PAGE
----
He’s getting a lot of grief for this abbreviated Twitter argument today, but I suspect that many will agree with Joe Scarborough on his overall point. Early today, the Morning Joe host lamented the cultural turn taken by the US with the advent of smartphones and video games, especially among young adults. He complains that they spent far too much time on insular activities rather than, say, preparing to march on fascism wherever it raises its head.
Like, say, college campuses? Actually, the catalyst here is immorality rather than insufficient martial preparation:
Our smartphone culture impacts young men in the most profound way. It is often younger women who suffer the most. https://t.co/cagBUD9rUE
— Joe Scarborough (@JoeNBC) August 7, 2017
Young men in the 1940s liberated Europe from Nazism and the Pacific from the Japanese Empire. Today, too many stay home playing video games. https://t.co/e7FTe0O20P
— Joe Scarborough (@JoeNBC) August 7, 2017
Scarborough initially tweeted Rod Dreher’s post, mainly consisting of a lengthy e-mail from a reader decrying the isolation of the digital era and the erosion of moral fiber that comes with it. The prevailing attitude is misanthropy, his male correspondent argues, and that feeds into an isolating cycle of porn obsession to replace human contact:
Now regarding porn use, which I know you’ve blogged about a lot recently: you’re right. I’m a high church Christian myself, but was an active member of Reformed University Fellowship (RUF) all through college. RUF is a conservative Presbyterian ministry, and they take Christianity seriously, which means deep and lengthy sermons, an appreciation of hymnody, and a higher than average level of real devotion among the members. RUF is about as far from the stereotypical entertainment fluff stereotype of youth / college ministries as you can get. And yet in my senior year when I tried out a couple of community groups, which were split by sex, I found that I simply couldn’t join them. To the best of my recollection, every single male besides myself in both RUF community groups I visited (and there was no overlap of people) was an active porn user, or had been relatively recently. As the discussions went on in both groups, I found myself uncomfortably silent — I’ve never watched or even wanted to watch porn, but I didn’t want to say so and sound impossibly holier-than-thou.
So there I sat, listening as guys whom girls I know and deeply respect had crushes on and wished would ask them out, go on about how porn was just too hard of a habit to break because of dopamine addiction. The young women who were taken with these young men would no doubt be shocked and horrified to know what these gentlemen spent their evenings doing, and were at risk of walking into a relationship with a porn-addicted man who would almost certainly conceal his private habit from this girl until she was emotionally involved enough that breaking off the relationship would be hard. Because of the confidentiality involved, I couldn’t warn these girls off from dating these guys, and I couldn’t bear to think about the indignity these women would be subjected to in dating these men, so I left and never went back. Most of my good platonic friends in college were women; and I consider the lack of male community where perversion was not the accepted norm to be one of the principal causes of that fact.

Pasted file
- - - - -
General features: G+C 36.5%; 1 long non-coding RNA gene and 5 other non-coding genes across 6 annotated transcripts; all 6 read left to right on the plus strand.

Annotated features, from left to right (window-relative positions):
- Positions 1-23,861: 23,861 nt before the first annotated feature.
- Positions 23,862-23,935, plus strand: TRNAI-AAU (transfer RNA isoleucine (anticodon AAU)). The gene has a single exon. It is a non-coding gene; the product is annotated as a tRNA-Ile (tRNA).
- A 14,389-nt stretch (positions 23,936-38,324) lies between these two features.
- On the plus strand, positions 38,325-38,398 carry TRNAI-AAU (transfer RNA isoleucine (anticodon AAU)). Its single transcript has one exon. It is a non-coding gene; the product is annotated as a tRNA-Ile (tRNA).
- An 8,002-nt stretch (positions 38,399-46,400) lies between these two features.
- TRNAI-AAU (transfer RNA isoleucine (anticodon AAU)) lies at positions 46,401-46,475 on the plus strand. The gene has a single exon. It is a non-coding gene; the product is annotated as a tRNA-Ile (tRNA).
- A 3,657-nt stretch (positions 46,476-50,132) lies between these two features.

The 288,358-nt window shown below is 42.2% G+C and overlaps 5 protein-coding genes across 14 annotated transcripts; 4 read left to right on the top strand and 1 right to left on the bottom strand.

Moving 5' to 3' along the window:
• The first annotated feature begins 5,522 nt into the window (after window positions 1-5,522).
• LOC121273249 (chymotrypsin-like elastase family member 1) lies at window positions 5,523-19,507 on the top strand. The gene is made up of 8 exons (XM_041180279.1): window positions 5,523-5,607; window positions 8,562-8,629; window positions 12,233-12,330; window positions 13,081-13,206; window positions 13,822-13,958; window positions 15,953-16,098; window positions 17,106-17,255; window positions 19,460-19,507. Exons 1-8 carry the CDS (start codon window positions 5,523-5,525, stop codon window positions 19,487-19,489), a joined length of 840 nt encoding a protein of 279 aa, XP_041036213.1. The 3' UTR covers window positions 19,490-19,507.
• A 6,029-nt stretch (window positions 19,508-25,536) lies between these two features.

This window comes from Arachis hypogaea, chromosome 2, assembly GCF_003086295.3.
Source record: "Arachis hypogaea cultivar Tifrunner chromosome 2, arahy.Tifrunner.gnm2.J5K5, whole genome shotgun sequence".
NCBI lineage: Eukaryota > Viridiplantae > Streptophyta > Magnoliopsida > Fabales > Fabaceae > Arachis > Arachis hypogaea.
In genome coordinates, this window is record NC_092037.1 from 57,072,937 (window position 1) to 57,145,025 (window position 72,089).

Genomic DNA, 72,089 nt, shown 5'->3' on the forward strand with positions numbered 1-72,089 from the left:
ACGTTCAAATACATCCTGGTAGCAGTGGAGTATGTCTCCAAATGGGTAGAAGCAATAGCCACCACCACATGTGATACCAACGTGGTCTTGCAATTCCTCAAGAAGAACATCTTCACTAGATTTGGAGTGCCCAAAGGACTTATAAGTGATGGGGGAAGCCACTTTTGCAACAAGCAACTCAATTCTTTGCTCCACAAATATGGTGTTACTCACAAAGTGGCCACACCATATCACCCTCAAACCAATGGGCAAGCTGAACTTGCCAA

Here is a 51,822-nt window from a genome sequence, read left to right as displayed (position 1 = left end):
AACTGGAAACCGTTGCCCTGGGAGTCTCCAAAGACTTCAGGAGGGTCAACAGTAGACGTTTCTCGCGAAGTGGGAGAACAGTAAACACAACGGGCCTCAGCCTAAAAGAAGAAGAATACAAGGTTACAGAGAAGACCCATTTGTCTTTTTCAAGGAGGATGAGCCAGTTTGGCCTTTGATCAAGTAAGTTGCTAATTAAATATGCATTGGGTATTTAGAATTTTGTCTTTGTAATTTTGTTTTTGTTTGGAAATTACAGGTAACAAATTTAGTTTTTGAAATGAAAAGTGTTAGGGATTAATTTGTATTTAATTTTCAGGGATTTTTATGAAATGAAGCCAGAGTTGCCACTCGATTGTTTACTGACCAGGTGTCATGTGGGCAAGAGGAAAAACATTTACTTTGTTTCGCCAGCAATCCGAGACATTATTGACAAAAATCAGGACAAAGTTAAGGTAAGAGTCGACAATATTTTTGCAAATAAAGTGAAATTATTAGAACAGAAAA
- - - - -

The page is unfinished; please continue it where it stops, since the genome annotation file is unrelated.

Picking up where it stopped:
In that context, Scarborough’s complaint makes more sense, even if it still has a whiff of get-off-my-damn-lawnism. His larger point is that we aren’t preparing our younger generation for rough times, whether it be for war in case it becomes necessary, or even for healthy relationships that might produce the next generation. Scarborough’s not pining for war, but merely pointing out that we’ll have trouble if one comes.
But how true is that really? One doesn’t need to be particularly adept at managing social skills to go to war, nor does it take a great deal of sophistication. The military does a good job of training people for the skills necessary for enlisted positions, and the academies still churn out an excellent class of young officers. Motivation might be a problem; my father remarked how different the response was on the days after 9/11 to the days after Pearl Harbor, when young American men lined up to wreak revenge on the enemy. A lack of cultural cohesion might have been responsible for that, but it also might have been the lack of a large-scale enemy to fight and the framing of the war as something America could handle without large-scale sacrifices, too.
The larger problem is still the one cited by Dreher and his reader: the lack of social cohesion in other contexts. A generation that does not know how to engage with each other is one that will not produce a robust next generation, which has implications for societal decline. That has less to do with video games than the porn addictions, though, and there are plenty of other distractions besides those two that keep people obsessed with their smartphones. Social media might be a worse problem, as it limits social engagement in ways that build communities in real life rather than in cyberspace. Liking one’s neighbors and interacting with them sustains the structure of culture and physical communities more than poking them on Facebook will, at least when engaged at the extreme.
In the end, perhaps professional cuddling and safe spaces on college campuses are more of a warning sign than smartphone addiction, at least in the context Scarborough addresses. The biggest red flag arguably is that this generation seems very confused over what fascism actually is.